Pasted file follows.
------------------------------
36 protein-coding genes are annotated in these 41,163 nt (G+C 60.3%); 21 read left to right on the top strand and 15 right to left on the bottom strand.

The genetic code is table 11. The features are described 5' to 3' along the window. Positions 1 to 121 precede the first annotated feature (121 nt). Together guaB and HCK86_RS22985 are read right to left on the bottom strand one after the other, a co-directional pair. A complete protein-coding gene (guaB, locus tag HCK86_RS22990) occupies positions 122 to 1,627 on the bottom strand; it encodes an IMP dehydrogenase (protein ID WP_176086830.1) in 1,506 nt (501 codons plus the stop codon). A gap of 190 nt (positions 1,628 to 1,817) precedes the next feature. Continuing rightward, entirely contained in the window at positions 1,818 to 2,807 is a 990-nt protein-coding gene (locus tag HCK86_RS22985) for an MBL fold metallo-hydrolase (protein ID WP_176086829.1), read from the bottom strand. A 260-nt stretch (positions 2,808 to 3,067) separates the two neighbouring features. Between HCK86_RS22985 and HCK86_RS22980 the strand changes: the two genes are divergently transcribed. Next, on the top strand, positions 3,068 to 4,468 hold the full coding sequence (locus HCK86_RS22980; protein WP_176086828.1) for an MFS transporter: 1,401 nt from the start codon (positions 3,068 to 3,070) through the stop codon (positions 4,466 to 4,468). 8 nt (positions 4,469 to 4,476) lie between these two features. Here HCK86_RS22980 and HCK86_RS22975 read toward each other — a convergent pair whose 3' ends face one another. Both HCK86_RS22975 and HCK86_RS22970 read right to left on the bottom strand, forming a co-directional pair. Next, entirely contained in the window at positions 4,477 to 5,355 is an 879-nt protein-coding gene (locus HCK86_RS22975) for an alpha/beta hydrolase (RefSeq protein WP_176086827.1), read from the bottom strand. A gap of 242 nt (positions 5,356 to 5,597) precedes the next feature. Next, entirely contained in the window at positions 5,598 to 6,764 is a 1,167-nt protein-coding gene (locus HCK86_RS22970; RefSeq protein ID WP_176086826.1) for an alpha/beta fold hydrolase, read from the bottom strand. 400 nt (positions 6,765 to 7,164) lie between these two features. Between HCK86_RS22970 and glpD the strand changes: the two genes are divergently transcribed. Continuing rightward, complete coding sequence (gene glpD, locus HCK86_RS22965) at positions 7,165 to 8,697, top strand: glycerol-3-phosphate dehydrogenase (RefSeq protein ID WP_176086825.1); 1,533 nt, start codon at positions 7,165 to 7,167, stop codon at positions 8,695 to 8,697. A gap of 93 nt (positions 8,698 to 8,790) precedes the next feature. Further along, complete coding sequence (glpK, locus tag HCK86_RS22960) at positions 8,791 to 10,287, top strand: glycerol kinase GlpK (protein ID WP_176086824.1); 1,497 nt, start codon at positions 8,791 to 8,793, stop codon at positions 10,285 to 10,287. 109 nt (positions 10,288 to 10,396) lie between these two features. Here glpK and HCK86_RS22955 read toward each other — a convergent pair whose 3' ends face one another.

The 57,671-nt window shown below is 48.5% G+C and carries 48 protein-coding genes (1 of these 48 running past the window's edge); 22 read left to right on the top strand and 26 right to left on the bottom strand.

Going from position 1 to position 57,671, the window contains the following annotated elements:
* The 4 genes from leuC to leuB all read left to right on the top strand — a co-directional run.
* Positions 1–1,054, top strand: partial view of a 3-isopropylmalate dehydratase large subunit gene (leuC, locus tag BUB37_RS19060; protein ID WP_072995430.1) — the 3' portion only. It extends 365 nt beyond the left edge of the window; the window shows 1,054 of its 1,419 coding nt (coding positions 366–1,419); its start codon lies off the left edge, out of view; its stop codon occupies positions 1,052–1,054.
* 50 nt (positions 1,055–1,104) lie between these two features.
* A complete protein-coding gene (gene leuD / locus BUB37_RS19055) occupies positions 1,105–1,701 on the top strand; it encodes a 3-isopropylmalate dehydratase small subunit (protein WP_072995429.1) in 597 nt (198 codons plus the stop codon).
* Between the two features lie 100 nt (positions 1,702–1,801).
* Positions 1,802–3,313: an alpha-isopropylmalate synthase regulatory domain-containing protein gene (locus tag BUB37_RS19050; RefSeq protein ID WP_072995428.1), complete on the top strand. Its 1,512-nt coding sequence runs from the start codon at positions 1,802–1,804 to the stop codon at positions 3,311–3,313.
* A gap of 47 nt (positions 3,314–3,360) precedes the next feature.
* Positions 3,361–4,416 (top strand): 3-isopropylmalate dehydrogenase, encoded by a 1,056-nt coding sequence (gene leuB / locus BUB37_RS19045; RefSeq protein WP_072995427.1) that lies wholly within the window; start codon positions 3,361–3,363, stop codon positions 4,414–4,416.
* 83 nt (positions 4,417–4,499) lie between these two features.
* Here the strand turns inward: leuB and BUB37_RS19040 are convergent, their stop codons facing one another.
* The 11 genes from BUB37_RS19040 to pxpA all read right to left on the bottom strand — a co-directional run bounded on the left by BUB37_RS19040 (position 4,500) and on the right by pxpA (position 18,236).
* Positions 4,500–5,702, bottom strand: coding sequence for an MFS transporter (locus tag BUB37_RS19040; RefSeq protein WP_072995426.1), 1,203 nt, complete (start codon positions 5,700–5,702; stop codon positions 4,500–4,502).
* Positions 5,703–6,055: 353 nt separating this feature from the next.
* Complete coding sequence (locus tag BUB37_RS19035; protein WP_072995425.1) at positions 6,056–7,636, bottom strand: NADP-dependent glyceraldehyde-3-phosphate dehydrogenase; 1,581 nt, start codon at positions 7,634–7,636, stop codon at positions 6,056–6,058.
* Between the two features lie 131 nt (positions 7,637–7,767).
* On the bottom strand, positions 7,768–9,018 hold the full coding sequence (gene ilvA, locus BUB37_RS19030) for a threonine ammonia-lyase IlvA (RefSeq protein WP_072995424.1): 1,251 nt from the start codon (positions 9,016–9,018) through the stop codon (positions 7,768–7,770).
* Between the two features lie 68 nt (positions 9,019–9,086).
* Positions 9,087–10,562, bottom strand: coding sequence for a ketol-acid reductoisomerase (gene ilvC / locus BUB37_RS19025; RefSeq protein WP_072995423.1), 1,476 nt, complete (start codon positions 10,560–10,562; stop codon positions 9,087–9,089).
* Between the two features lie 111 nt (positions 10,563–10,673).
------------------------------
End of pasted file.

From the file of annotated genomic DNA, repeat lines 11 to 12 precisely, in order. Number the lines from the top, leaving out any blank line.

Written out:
* A gap of 47 nt (positions 3,314–3,360) precedes the next feature.
* Positions 3,361–4,416 (top strand): 3-isopropylmalate dehydrogenase, encoded by a 1,056-nt coding sequence (gene leuB / locus BUB37_RS19045; RefSeq protein WP_072995427.1) that lies wholly within the window; start codon positions 3,361–3,363, stop codon positions 4,414–4,416.